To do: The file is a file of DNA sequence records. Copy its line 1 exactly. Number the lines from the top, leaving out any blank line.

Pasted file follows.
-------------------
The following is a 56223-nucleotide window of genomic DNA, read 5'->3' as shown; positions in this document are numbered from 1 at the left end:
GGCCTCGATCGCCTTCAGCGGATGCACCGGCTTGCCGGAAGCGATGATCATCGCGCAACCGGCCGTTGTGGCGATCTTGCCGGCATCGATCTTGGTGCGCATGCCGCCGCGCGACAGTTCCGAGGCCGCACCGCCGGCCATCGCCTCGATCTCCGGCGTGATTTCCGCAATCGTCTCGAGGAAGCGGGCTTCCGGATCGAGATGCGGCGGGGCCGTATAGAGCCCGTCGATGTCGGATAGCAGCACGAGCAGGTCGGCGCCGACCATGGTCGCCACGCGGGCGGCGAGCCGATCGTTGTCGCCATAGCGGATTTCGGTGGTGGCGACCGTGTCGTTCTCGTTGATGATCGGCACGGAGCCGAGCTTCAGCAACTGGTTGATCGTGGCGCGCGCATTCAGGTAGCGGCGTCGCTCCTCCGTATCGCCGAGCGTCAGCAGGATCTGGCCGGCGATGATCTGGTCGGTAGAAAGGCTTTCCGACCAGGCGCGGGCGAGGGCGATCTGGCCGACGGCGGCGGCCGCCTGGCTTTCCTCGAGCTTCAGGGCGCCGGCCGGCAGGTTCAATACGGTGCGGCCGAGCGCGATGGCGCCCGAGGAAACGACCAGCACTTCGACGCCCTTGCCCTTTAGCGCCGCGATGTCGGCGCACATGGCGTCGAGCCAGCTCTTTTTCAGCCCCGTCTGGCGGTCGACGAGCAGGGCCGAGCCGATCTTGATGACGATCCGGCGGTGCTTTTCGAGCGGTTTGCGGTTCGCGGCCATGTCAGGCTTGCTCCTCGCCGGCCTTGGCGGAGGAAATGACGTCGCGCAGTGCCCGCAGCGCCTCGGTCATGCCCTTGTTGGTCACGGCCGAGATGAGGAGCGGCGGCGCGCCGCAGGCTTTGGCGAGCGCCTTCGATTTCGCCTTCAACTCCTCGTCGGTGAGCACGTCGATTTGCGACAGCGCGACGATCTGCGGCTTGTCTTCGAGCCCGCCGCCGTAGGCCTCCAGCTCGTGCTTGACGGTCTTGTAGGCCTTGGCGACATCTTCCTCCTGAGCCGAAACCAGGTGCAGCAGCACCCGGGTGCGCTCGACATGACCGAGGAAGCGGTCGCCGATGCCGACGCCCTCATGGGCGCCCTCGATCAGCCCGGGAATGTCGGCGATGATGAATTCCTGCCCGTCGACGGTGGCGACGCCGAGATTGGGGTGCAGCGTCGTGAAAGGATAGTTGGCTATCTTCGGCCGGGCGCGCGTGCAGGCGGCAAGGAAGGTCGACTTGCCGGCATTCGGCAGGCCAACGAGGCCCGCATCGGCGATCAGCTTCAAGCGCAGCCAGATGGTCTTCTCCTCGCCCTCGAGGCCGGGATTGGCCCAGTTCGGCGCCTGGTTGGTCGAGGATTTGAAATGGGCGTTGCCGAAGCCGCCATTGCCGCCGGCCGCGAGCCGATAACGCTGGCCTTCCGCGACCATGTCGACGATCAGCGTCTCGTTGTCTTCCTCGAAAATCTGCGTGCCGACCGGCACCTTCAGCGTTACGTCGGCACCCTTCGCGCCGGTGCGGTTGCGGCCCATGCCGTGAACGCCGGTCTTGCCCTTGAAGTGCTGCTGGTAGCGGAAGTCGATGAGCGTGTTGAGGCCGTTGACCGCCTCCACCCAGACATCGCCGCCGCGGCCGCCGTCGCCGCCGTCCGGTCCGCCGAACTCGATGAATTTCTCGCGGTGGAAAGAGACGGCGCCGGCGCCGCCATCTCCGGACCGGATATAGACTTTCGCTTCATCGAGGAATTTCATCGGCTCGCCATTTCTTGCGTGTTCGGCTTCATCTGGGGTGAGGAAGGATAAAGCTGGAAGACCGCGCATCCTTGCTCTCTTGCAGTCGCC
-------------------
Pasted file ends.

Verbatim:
The following is a 56223-nucleotide window of genomic DNA, read 5'->3' as shown; positions in this document are numbered from 1 at the left end: